• Tinnitus spike/onset was early December, 2020 (~1.75 months).
      • Have been taking Sertraline for over five years with no noticeable side effects until now (if this is a side effect).
      • ENT told me I have sensorineural high frequency noise induced hearing loss.
      • Same ENT recommended not stopping Sertraline since I have been on it for a while with no side effects. He put me on a blood pressure medication since my BP was very high when I was at his office. GP thought I should discuss it with Psychiatrist. Psychiatrist thought it was good idea to cut back 50 mg per day every week until I am off (currently at 200 mg per day). She thought since it is not helping my anxiety now it is basically ineffectual anyway. She explained that side effects can happen even after five years. She has never had a patient with hearing loss side effect.
      • Psychiatrist will prescribe Mirtazapine if I need it. I was also told about Atarax from a family member.
      • Moving my desk at work to a slightly less noisy side of the office to help with anxiety about being too close to our shop with constant electric sawing (yes, I'm a wreck).
      Feedback appreciated. Thank you. For now, I do plan on cutting back 50 mg per day starting today.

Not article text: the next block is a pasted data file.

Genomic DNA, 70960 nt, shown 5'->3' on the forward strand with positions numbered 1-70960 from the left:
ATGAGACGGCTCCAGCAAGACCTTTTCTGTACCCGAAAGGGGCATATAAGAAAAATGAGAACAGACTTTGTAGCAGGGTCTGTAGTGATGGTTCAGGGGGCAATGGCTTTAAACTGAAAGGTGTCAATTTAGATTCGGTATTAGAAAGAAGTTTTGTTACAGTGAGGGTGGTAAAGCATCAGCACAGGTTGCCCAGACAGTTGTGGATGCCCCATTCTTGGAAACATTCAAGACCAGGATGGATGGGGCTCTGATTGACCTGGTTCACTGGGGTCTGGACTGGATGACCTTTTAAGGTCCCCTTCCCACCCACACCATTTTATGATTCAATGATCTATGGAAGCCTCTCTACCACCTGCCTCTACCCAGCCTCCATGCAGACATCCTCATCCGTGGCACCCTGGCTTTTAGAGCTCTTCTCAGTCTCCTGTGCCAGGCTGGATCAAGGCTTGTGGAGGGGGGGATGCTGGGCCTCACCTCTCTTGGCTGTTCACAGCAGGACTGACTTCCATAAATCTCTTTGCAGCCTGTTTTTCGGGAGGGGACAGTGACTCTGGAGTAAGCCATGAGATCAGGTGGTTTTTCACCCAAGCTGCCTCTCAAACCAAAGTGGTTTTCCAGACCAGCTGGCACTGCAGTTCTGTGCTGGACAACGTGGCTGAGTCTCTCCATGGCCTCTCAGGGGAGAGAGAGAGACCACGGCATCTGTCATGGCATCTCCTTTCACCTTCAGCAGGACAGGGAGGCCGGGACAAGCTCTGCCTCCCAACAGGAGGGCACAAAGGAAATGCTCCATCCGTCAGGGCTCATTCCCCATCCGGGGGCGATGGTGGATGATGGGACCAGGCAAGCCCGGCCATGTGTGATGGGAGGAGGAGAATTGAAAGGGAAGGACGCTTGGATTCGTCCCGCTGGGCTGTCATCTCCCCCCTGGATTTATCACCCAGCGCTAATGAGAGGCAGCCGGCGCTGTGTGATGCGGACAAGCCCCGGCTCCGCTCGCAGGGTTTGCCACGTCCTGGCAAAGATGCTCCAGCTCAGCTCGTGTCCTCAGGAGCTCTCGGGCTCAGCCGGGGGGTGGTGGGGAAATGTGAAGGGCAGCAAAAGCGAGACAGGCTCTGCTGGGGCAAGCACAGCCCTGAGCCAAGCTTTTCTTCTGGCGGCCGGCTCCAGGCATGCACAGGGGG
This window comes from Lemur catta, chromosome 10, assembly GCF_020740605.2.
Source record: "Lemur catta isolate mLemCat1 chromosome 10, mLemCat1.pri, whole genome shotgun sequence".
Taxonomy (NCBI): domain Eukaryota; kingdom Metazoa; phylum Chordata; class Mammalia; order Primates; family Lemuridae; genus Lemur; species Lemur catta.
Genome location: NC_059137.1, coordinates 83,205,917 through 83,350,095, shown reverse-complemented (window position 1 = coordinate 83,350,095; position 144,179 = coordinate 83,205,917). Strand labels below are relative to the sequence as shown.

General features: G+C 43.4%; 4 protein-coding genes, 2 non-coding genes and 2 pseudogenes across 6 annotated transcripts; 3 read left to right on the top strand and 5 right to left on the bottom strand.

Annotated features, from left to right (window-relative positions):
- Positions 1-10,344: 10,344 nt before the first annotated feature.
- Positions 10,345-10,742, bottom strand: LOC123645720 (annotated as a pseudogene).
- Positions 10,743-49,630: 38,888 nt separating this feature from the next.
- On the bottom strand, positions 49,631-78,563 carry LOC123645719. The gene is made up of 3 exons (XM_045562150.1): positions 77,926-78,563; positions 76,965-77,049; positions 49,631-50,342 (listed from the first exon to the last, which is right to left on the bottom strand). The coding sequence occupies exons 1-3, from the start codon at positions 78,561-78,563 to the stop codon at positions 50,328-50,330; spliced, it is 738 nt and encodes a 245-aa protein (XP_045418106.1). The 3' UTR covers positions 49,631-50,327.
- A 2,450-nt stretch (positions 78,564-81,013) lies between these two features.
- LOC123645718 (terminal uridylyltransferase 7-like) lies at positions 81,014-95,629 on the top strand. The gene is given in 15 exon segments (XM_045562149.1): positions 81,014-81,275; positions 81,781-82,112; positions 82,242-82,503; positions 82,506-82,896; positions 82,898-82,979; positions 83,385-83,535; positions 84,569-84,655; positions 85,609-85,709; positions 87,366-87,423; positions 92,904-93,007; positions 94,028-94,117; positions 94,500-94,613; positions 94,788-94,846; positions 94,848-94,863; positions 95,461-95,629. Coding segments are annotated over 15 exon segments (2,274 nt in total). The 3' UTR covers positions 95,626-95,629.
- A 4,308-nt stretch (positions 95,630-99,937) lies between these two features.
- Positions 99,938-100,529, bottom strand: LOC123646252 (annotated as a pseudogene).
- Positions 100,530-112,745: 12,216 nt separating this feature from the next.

10. Lukee

      Lukee Member Podcast Patron Benefactor Ambassador

      Location:
      Toronto, Canada
      Tinnitus Since:
      01/2021
      Cause of Tinnitus:
      Wim Hof Breathing Exercises
      Hey @apple core, pretty new here myself and have had tinnitus for only just over a week. Mine is accompanied by fullness in the ears and even pain which has been subsiding over the last couple days. Like you, joyful things are not in my mind right now but I am trying my best to make it better and look on the bright side. You have a huge advantage that your sleeping has not been affected. I basically haven’t had a good night’s sleep for about a week and I don’t know if it’s the tinnitus waking me or my anxiety about the situation or both.

      In any case, in my research over the last week, I have found that an uncommon cause of tinnitus is Craniocervical instability (CCI). Given your head and neck issues, it might be something to look into. Also, you’re already seeing a physical therapist but just in case, check out the McKenzie Method for tinnitus on YouTube. It’s basically neck tuck exercises for tinnitus that is mechanically induced. I hope this helps you but if it doesn’t, look on the bright side, you are sleeping well, you are otherwise able-bodied, you will hopefully habituate after some time and we are on the verge of many promising therapies for tinnitus and hearing loss.

      All the best.
      L
       
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    11. AUTHOR
      AUTHOR
      apple core

      apple core Member

      Location:
      Milwaukee, Wisconsin, USA
      Tinnitus Since:
      12/2020
      Cause of Tinnitus:
      Occam's Razor- Earbuds